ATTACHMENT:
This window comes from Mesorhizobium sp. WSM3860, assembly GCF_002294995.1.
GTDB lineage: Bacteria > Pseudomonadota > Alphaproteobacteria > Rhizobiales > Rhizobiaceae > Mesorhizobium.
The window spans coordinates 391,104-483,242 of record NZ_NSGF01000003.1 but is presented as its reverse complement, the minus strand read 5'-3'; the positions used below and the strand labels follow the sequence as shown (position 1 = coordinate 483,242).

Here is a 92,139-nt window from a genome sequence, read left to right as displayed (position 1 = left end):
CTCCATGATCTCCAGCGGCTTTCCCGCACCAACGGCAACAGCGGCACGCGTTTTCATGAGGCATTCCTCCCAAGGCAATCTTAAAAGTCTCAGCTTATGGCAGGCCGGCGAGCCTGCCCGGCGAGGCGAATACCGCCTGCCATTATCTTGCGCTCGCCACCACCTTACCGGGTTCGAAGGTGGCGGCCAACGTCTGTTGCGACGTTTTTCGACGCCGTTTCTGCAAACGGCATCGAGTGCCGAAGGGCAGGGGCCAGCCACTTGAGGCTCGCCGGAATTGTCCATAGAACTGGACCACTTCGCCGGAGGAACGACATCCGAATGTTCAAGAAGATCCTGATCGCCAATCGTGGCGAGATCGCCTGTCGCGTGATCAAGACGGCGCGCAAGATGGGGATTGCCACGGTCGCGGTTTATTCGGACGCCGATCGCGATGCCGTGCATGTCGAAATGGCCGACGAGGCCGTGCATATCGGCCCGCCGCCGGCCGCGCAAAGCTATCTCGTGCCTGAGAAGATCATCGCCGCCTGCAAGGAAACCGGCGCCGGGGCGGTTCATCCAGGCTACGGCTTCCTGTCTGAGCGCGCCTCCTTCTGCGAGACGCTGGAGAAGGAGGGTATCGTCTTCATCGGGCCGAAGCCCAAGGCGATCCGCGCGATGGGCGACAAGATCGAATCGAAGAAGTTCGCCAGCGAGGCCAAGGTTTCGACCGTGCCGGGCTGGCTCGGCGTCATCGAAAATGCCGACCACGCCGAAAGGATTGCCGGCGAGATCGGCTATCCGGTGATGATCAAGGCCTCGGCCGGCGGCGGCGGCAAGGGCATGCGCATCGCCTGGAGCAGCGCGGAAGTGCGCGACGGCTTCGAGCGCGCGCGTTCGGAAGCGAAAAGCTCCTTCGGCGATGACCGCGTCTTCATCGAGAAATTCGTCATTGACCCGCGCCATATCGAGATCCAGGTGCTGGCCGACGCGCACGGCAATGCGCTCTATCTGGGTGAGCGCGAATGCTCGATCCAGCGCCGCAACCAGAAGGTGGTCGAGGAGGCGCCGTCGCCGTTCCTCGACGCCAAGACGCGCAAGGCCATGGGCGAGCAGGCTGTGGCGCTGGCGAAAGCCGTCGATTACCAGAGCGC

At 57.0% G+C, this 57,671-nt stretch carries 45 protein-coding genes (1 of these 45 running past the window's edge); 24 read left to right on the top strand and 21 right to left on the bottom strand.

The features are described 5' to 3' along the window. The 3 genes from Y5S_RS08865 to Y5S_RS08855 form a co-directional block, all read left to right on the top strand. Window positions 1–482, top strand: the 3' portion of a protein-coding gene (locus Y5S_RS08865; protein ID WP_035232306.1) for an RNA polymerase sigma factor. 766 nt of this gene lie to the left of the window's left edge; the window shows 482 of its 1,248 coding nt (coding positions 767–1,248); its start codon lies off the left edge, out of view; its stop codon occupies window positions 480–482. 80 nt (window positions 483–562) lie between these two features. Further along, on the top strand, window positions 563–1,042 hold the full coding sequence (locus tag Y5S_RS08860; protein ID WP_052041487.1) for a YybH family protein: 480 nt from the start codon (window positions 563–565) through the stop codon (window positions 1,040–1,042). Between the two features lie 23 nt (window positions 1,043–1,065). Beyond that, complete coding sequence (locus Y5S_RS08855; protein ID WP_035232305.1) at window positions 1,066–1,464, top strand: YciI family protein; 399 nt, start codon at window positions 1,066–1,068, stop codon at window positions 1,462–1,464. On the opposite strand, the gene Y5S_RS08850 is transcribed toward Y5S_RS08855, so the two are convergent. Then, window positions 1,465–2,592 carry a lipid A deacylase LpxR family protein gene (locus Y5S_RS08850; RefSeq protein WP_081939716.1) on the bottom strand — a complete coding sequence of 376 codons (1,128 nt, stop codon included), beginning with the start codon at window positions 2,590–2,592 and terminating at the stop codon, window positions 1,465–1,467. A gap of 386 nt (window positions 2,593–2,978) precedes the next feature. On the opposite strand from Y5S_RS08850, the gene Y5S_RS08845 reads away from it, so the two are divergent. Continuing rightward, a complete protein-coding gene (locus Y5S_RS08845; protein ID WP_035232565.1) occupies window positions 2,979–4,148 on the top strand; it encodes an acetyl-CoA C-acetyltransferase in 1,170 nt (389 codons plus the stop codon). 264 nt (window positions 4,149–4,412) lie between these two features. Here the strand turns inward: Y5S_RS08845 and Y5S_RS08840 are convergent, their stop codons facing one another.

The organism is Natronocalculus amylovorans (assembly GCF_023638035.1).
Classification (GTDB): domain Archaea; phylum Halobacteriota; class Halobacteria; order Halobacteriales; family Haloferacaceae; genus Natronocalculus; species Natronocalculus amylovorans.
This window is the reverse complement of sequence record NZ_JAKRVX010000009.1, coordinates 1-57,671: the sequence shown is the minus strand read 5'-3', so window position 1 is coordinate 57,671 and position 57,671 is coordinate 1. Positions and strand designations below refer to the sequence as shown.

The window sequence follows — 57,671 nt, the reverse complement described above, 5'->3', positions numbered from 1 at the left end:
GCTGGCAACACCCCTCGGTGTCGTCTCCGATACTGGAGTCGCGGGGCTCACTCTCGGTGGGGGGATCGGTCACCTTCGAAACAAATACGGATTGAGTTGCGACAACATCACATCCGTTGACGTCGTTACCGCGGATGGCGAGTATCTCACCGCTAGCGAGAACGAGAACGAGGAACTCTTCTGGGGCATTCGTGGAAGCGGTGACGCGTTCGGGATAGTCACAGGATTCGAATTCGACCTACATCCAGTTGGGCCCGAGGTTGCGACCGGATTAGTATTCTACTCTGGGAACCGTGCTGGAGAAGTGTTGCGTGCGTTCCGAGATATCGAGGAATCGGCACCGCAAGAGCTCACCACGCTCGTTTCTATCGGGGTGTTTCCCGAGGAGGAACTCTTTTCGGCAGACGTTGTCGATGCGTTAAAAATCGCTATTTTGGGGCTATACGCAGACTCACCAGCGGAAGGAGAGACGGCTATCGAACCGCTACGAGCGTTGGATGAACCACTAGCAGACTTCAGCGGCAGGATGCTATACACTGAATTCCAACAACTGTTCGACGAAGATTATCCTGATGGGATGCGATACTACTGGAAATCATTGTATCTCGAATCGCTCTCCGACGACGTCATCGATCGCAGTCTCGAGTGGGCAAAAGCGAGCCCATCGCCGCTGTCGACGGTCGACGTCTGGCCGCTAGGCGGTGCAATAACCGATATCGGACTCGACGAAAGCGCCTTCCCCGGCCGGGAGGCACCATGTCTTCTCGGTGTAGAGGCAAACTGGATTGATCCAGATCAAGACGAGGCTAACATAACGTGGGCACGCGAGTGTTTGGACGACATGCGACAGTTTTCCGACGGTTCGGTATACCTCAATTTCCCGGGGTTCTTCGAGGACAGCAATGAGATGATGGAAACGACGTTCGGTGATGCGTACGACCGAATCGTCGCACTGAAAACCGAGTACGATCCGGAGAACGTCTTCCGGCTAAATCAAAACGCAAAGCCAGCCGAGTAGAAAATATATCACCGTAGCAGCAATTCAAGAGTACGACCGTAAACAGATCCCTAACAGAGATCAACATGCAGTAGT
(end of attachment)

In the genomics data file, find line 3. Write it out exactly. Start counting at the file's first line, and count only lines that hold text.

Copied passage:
The window spans coordinates 391,104-483,242 of record NZ_NSGF01000003.1 but is presented as its reverse complement, the minus strand read 5'-3'; the positions used below and the strand labels follow the sequence as shown (position 1 = coordinate 483,242).